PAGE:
Image courtesy of Coruscating Images
Sacramento has a goal of being The Most Livable City In America, and part of that goal means becoming a greener, more sustainable city. Discover some of the ways Sacramento is taking strides to be more sustainable and ecofriendly.
Electric Vehicle Initiatives
Sacramento is electric.
For over 20 years, Sacramento has been a leader in the deployment of electric vehicles (EVs). The City Council adopted a policy that first established the City’s EV Parking Program in 1994, providing discounted parking to EV drivers in City-owned parking garages.
Since then, the City has been working actively to provide public EV charging at City facilities, aggressively incorporate low-emission vehicles and zero-emission vehicles (ZEV) into fleet operations, and support EVs in the community.
Learn more about Sacramento EV Initiatives
The city was designated as the first Green City by Electrify America (a Volkswagen subsidiary) in its Zero-Emission Vehicle (ZEV) Investment plan.
Electrify America invested $44 million in Sacramento to install charging infrastructure for electric vehicles, in addition to community outreach and education and to implement programs designed to increase access to and use of ZEVs.
Learn more at SactoZero.com
Sacramento features many walkable communities. Walkable communities encourage pedestrian activity, expand transportation options, and have safe and inviting pedestrian infrastructure that is accessible and serves people of all ages and abilities.
When sidewalks, parks, and trails are pleasant to walk, all community members benefit; walkable neighborhoods improve resident health and have positive environmental benefits.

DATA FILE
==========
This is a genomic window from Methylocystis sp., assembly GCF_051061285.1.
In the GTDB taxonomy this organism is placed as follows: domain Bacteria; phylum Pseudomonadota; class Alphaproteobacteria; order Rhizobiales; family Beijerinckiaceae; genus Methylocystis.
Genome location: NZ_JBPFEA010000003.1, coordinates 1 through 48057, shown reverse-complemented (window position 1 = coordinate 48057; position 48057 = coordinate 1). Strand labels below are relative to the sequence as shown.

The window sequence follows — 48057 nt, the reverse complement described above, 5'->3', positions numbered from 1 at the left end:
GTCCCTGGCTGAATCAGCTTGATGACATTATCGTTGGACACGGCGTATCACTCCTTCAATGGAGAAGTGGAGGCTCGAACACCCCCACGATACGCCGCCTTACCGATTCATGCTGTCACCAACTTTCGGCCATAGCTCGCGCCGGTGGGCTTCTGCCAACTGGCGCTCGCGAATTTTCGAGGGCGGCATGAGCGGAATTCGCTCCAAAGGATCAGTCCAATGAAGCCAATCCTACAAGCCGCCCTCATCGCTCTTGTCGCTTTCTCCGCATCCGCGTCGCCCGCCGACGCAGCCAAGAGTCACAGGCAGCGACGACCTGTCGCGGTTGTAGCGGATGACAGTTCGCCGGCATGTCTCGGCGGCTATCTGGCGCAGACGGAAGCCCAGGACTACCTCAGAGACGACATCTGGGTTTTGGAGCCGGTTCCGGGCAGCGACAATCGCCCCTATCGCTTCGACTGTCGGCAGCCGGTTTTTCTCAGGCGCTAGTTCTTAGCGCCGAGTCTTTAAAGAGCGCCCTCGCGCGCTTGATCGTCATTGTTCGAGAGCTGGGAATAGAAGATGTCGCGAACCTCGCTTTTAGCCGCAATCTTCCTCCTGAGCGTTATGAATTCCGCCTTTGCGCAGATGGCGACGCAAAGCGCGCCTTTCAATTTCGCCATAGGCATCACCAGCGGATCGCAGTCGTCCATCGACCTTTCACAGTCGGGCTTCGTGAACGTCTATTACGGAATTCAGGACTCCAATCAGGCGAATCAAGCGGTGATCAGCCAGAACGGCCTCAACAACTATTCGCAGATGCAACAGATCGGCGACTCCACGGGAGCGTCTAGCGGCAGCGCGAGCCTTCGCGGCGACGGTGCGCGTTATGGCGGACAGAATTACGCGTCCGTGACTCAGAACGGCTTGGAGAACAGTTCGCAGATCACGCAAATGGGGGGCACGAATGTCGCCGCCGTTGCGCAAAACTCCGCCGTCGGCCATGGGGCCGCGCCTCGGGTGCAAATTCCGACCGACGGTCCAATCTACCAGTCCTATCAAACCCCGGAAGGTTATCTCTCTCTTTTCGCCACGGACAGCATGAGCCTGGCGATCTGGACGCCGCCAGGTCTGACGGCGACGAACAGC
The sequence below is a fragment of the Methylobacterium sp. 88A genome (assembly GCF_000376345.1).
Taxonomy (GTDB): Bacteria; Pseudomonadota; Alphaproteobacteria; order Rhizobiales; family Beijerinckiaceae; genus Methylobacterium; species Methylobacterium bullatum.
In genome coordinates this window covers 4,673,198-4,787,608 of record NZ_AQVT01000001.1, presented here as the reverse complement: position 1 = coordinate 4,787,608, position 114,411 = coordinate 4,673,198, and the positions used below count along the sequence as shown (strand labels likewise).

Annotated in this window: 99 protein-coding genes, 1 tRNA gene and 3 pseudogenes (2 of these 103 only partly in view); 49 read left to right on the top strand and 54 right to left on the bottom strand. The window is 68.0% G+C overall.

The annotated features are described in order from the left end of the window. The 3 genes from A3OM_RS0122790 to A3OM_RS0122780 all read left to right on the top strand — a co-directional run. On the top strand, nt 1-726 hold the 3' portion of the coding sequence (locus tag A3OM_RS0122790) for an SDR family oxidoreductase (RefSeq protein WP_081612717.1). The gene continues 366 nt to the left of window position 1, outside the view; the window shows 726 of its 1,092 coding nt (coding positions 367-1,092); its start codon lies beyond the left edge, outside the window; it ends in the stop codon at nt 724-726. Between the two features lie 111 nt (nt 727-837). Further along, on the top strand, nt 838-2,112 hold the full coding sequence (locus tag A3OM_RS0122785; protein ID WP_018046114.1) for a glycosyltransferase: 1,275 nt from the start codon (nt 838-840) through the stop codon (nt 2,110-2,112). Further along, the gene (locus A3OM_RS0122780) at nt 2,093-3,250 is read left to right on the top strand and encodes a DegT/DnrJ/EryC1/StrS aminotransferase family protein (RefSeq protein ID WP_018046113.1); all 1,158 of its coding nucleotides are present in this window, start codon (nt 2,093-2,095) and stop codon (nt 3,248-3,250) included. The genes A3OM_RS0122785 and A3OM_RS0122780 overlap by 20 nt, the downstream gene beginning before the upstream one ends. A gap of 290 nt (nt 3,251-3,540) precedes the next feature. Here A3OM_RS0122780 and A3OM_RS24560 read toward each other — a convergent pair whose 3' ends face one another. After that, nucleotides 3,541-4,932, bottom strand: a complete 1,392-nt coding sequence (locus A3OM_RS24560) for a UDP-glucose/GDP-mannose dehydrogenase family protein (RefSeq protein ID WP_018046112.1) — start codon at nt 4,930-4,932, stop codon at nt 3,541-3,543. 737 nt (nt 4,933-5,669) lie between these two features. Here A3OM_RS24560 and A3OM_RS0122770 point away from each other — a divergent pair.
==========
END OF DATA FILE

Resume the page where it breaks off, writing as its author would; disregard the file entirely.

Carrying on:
Sacramento's most walkable neighborhoods include:
- Midtown - walk score 94
- Downtown - walk score 93
- Hollywood park - walk score 82
- Old North Sacramento - walk score 82
- North Oak Park - walk score 82
Sacramento's upcoming Railyards community is being designed with walkability in mind. The Railyards Specific Plan calls for the area to be an active, walkable community, with streets, blocks, and land uses that encourage pedestrian and cycling activity.
Alternative Transportation Modes
Transportation can shape development, communities, property values, and economic opportunity. In addition, transportation investments can have important consequences for the environment.
When homes, offices, retail, entertainment, and civic buildings are near transportation and close to one another, it makes it more convenient to walk, bike, or take alternative (non-auto) modes of transit. These expanded transportation choices make it easier to get more physical activity, reduces transportation costs, and gives more freedom of mobility to senior, disabled, and low-income individuals.
The Sacramento Valley Station sits on the Southern border of The Railyards development and serves as the region’s transit hub.
The station connects transit riders to AMTRAK, light rail, electric bike rentals, and a future expansion line for a streetcar system. The Sacramento Valley Station recently underwent a $30 million renovation to become a state-of-the-art operation for multiple modes of transportation - right at the edge of The Railyards development.
Food waste is the single most common material landfilled and incinerated in the U.S., according to the Environmental Protection Agency (EPA).
- In the U.S., food waste comprises 24% of landfilled waste and 22% of combusted municipal solid waste.
- Globally, food waste accounts for 8% of greenhouse gas emissions.
Californians throw away nearly 6 million tons of food scraps each year, accounting for 15%-20% of all landfilled material. California Senate Bill 1383 is a state mandate requiring the recycling of organic matter to reduce short-lived climate pollutants in landfills.